Loyola's Krutwig making a name for himself

Kevin Krutwig of Algonquin said the outpouring of support for his son Cameron and the Loyola Ramblers has been “crazy.”

Cam Krutwig, a 6-foot-9, 260-pound freshman center from Jacobs, helped No. 11 Loyola become the talk of the NCAA Tournament with last week’s upsets of higher seeds Miami and Tennessee. The Ramblers advanced to the Sweet Sixteen for the first time since 1985.

Kevin, an account manager at a Lake In The Hills landscaping company, drove with his wife, Lori, to see the games at Dallas. The couple will be in Atlanta on Thursday to see if Cam and Loyola (30-5) can keep it rolling against No. 7 Nevada (29-7).

Between trips, Kevin sees constant reminders his son’s Cinderella basketball team has captured the imagination of the sporting world.

“People have shirts of my kid at work. Loyola shirts with the name on the back,” Kevin said. “It’s crazy what’s going on. People you haven’t talked to in years are getting in touch. They want to come to a game and talk to Cam and say hi. I think it’s because he’s just a likable guy, you know?”

A Loyola legend found the younger Krutwig so likable he recently made a point of seeking out the true freshman, who averages 10.4 points, 6.1 rebounds and 1.8 assists.

The Ramblers had just defeated Illinois State on Feb. 24 to clinch the Missouri Valley Conference regular-season title and were cutting down the Gentile Arena nets when LaRue Martin and a couple of former players approached Krutwig.

Martin, a 6-foot-11 center, was drafted first overall by the Portland Trailblazers in 1972.

“He wanted to talk to Cam, just see him and talk and congratulate him because he can relate to being a big man playing the game,” Kevin said. “They just wanted to talk to him and share the moment with him and tell him how much they liked that game.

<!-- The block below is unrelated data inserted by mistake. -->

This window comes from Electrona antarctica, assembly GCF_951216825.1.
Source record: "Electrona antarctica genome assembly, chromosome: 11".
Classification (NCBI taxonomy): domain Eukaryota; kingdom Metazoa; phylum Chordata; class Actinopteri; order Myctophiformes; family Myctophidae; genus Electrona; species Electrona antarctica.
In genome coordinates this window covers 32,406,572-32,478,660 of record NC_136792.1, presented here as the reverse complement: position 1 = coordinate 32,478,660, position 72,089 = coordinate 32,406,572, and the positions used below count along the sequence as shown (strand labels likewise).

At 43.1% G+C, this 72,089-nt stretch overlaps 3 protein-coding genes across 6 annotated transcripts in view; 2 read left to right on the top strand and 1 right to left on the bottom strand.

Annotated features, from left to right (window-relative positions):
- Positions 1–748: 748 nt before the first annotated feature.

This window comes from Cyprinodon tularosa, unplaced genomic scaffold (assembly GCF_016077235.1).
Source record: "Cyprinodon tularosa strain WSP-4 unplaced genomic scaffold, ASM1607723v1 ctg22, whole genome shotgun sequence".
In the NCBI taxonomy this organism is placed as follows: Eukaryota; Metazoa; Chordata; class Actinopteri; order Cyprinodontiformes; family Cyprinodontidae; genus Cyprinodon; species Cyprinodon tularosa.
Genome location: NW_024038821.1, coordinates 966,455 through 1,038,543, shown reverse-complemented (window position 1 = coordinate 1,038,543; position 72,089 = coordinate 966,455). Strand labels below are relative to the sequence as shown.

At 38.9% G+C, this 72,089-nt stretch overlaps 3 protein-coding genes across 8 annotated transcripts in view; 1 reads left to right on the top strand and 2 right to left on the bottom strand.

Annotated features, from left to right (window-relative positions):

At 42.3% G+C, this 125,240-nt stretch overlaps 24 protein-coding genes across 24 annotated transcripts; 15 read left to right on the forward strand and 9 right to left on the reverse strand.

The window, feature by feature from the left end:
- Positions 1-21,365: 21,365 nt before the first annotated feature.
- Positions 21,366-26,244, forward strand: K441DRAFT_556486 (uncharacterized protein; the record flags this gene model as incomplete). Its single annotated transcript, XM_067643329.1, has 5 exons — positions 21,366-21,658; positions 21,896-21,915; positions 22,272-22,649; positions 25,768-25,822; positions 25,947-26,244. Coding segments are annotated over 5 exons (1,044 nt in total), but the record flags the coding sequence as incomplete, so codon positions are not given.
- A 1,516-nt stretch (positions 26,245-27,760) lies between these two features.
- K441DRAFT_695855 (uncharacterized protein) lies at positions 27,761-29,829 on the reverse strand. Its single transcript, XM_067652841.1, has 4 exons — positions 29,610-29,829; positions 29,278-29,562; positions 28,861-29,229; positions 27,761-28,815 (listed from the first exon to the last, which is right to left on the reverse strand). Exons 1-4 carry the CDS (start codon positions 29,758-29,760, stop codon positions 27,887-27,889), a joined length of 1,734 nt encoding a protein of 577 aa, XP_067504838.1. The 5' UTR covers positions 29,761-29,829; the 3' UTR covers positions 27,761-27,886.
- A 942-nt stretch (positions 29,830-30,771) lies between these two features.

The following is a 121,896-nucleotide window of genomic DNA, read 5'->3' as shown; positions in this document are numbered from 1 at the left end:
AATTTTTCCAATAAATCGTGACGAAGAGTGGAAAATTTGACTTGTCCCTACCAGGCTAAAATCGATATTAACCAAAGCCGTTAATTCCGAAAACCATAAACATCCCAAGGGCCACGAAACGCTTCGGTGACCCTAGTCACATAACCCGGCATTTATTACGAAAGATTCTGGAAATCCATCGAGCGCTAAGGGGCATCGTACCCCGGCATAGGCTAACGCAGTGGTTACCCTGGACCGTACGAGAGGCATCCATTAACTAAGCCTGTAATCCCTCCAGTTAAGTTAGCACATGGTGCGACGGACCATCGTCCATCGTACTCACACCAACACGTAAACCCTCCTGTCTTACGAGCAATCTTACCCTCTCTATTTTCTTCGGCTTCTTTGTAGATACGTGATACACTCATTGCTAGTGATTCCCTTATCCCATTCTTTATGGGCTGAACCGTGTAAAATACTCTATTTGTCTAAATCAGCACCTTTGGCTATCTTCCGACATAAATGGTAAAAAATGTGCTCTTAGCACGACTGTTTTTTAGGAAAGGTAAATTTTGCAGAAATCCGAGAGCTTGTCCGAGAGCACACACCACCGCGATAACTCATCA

“These guys have done amazing things on and off the court, and the one guy they want to talk to and relate to is Cam. So that was a really cool moment; I thought that was really special.”

These Ramblers appreciate Cam Krutwig as much as the legends.

Named a Daily Herald all-area team honorary captain after he powered Jacobs to the Class 4A Elite Eight in 2017, Krutwig has started 31 of Loyola’s 35 games. His 840 minutes played rank fourth on the team.

“He brings so many things to the table that show on the stat sheet, but a lot of things he does are intangibles that you don’t really see show up, like the way he’s vocal on the court,” Loyola senior guard Ben Richardson said.

“He’s almost a leader as a freshman. He knows what he’s doing, and he’s very, very decisive and loud. And that’s what we need on defense and running plays, especially when it’s loud and you’re in the chaotic environment like in the tournament.

“Having a guy that’s solid and consistent out there as a freshman is a huge asset. He’s been somebody we can lean on all year, and he’s brought that day in and day out. That’s just something you don’t ever see from a freshman.

“That’s why it’s so impressive what’s he’s doing. But also he rebounds, he defends and he scores. He brings size that we’ve never had, and it gives us the ability to go inside out and play off him as well as play off our guards. I think it gives us a tremendous amount of versatility that makes us really hard to guard.”

Jacobs coach Jimmy Roberts said watching a player he mentored for four varsity seasons succeed at the highest level of college basketball is a unique experience.

“It’s a little bit surreal, but yet it seems so normal,” Roberts said. “It’s hard to explain. Obviously, you’re really, really proud of him and what he’s doing, but it’s not surprising.

“When he started there, he wasn’t starting but he found his way on the floor when it matters. Depending on matchups, maybe he gets more time in some games and less time in other games, but at the end of the game when it matters, when it’s time to win, he’s always on the floor.

“That’s just the kind of guy he’s been.”

If Loyola knocks off Nevada, the Ramblers would face the Kentucky-Kansas State winner Saturday for what would be the school’s first Final Four berth since the 1963 NCAA championship season.

Kevin Krutwig said he would be thrilled to extend his Atlanta trip two days to watch his son and the Ramblers make thousands of Loyola alumni ecstatic.

“It’s just been exciting to see so many people, the Loyola alumni, everyone, just so excited for the team and for us,” he said. “It’s been a lot of fun, a great ride.”

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Source: Sports

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